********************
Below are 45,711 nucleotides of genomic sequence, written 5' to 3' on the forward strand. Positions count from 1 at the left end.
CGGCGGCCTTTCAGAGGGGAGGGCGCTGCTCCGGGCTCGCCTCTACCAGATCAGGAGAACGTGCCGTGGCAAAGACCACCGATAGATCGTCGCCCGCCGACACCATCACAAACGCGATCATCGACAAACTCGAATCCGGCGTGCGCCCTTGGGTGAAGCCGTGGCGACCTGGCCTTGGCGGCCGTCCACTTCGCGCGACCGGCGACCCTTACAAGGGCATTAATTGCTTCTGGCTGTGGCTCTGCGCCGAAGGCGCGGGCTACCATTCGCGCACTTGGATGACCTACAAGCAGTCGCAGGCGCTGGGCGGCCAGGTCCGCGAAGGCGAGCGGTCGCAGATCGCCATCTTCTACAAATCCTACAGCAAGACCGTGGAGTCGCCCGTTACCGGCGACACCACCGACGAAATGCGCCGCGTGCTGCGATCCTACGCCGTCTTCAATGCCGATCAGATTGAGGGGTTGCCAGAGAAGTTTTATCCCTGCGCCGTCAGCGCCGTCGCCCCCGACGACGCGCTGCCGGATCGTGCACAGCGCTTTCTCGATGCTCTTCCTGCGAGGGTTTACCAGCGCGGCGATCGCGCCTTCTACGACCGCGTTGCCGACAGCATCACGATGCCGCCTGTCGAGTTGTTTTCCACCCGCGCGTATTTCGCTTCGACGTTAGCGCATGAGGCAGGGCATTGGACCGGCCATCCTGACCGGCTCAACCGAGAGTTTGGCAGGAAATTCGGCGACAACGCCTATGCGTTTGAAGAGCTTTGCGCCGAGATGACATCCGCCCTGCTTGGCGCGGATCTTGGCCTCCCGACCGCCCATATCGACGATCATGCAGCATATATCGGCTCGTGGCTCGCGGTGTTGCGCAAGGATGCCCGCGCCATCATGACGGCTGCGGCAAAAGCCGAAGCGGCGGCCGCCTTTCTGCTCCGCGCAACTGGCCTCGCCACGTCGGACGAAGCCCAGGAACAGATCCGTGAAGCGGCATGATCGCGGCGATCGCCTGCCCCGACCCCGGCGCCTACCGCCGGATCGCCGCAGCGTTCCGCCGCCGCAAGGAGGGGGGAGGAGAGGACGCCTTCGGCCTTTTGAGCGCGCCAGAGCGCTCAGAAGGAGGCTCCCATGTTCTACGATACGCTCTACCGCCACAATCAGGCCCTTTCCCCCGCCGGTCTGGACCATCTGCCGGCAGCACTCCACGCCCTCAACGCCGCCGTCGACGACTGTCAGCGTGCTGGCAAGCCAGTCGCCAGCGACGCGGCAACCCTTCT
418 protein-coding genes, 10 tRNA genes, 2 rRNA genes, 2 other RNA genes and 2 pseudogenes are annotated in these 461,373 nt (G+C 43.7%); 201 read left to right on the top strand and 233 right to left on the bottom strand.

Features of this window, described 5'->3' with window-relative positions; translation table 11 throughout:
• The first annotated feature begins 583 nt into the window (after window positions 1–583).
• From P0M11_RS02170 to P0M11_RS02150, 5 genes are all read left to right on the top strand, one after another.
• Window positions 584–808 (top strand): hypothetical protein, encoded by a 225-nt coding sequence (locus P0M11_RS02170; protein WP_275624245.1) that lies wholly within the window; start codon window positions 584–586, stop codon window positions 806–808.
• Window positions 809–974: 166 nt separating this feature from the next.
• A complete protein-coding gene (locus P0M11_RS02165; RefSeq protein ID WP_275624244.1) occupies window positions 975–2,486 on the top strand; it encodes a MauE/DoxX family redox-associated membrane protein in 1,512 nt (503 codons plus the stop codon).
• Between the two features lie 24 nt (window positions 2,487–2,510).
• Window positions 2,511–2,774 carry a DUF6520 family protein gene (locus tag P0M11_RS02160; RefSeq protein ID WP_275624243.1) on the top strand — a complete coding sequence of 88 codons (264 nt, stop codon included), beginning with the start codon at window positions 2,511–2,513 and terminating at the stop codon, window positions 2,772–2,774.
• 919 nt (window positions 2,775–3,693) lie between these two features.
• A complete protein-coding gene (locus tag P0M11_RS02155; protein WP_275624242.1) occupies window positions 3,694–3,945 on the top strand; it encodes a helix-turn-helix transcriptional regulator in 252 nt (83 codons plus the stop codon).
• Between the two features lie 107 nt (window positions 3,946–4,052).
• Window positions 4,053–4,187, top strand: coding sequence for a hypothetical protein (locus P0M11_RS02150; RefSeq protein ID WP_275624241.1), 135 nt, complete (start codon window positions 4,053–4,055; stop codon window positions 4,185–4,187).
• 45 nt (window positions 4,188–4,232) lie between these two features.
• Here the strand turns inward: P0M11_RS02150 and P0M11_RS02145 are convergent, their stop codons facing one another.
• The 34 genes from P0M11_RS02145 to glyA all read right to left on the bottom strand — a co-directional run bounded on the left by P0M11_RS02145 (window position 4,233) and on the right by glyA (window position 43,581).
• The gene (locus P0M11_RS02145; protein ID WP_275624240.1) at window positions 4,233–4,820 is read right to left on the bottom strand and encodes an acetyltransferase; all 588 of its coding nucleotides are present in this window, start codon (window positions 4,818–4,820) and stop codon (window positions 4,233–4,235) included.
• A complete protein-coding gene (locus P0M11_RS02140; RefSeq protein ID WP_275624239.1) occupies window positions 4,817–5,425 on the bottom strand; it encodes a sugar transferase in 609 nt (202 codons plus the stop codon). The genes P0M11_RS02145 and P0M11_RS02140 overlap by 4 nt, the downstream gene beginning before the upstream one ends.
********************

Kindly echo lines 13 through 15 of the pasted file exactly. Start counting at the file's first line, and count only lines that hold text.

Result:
• A complete protein-coding gene (locus tag P0M11_RS02155; protein WP_275624242.1) occupies window positions 3,694–3,945 on the top strand; it encodes a helix-turn-helix transcriptional regulator in 252 nt (83 codons plus the stop codon).
• Between the two features lie 107 nt (window positions 3,946–4,052).
• Window positions 4,053–4,187, top strand: coding sequence for a hypothetical protein (locus P0M11_RS02150; RefSeq protein ID WP_275624241.1), 135 nt, complete (start codon window positions 4,053–4,055; stop codon window positions 4,185–4,187).